‘Hell or High Water,’ a 2016 neo-western small-town heist drama, received widespread critical acclaim for its atmospheric exploration of the storey of two brothers living on the edge.
The independent film, directed by David Mackenzie, follows brothers Toby and Tanner as they embark on a heist to save their family ranch from a bank.
They intend to walk into the sunset with the money and the oil and live a better life.
Rangers Marcus Hamilton (Jeff Bridges) and Alberto Parker, on the other hand, become roadblocks to the brother’s bombastic plan.
Due to its dark mood, breathtaking photography, and ominous characterization, the film received considerable critical and popular acclaim after its debut.
You might want to know if the ode to small-town Texas is based on a true storey now that the violence and grime have been removed.
If that’s the case, please don’t read the newspapers.
Is Hell or High Water (2016) Movie A True Story?
‘Hell or High Water’ movie isn’t based on a true story, to be sure. Even with its complex characters, events, and fatalities, the story is imaginative, even if it appears natural.
The story rings universally when set against the modern backdrop of a dying town with crippling mortgages.
After the region in the American Southwest, Taylor Sheridan named the storey ‘Comancheria.’
The film was shot in New Mexico and is set in West Texas. Because the author is from East Texas, the name makes sense.
The name change was the result of a title competition among interns at one of the production companies.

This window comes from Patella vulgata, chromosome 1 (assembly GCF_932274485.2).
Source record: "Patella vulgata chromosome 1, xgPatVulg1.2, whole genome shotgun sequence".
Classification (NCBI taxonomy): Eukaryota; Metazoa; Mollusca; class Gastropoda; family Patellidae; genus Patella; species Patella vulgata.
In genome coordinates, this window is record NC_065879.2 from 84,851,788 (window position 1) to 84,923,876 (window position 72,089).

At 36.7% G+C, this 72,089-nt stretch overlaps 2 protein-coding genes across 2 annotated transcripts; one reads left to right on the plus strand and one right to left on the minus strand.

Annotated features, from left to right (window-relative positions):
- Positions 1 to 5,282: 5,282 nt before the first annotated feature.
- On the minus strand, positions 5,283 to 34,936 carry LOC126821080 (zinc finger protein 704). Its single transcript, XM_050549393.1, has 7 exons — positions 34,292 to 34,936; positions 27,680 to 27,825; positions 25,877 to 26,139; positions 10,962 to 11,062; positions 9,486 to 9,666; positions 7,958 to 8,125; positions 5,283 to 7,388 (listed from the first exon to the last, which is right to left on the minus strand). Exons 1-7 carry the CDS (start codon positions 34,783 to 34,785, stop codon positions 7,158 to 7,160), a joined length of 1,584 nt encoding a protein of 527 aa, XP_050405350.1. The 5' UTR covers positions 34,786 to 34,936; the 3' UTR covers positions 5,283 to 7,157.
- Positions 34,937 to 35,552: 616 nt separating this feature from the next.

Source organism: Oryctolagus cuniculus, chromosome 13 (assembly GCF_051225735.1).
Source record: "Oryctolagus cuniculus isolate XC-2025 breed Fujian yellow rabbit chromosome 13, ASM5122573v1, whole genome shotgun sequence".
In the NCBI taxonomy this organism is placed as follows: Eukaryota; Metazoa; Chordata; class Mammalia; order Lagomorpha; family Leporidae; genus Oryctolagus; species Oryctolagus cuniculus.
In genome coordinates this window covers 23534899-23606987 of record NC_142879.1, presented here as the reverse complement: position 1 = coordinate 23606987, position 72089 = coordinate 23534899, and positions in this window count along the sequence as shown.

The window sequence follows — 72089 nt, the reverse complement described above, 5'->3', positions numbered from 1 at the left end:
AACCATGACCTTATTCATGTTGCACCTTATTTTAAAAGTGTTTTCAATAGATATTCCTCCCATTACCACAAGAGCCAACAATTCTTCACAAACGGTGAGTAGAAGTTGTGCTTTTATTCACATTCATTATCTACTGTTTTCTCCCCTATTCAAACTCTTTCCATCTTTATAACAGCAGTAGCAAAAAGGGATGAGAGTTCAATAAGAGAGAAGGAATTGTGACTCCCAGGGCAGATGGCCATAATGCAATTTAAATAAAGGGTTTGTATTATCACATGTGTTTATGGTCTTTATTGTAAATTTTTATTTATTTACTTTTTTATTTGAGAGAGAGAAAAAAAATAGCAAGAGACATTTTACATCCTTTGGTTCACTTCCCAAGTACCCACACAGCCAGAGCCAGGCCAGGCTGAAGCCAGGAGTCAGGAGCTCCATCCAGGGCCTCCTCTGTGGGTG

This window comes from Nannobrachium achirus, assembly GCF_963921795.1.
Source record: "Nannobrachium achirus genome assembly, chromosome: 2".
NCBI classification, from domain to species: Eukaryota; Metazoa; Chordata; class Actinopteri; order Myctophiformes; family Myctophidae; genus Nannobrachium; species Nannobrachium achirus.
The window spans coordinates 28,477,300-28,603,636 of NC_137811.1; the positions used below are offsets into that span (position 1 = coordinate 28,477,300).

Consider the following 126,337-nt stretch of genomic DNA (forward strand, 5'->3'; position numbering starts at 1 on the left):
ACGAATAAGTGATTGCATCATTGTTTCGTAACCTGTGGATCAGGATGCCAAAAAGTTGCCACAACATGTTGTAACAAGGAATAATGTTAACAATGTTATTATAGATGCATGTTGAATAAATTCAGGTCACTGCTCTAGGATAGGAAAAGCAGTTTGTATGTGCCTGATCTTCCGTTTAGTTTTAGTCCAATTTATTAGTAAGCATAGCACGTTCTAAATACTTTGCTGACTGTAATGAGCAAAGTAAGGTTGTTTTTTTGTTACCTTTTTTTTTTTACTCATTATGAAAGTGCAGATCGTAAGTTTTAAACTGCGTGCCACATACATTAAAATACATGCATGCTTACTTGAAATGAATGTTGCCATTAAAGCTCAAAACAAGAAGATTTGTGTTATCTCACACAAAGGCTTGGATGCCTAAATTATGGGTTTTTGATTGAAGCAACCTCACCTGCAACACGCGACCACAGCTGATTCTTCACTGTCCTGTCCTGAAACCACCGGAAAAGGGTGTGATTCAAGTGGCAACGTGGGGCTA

However, as the title suggests, the storey may be more personal to the author than you might think.
Following his debut authored film, ‘Sicario,’ Sheridan wrote ‘Hell or High Water.’ ‘Hell or High Water,’ on the other hand, was sold earlier, after earning the best Black List script award in 2012.
In the writer’s canon, the film is the second episode of “the modern-day American Frontier” trilogy.
The author was looking into the demise of a particular way of life in Texas. The ramifications of Texas’ mortgage meltdown also drew his attention.
Sheridan was visiting the hometown of Pulitzer Prize-winning Texan novelist Larry McMurtry in Archer City when the debt crisis reached its nadir.
Sheridan was inspired by the feeling of abandonment in the town, which led to the creation of the heist film.
Sheridan had envisioned a buddy road movie with elements of an old-school robbery thriller.
The best movies, according to Sheridan, give moviegoers a thrill while the stories linger for days or weeks.
The thematic trilogy regarding the pillage of Indian reservations was finished in 2017 with Sheridan’s own film ‘Wind River.’
None of the films have a discernible framework, and they all tread on the morally ambiguous territory.
Making a good script, according to Sheridan, is all about defying stereotypes. As a result, while the story may not be based on true events, the writer’s keen understanding of the socio-economic landscape of small-town West Texas is evident in the film.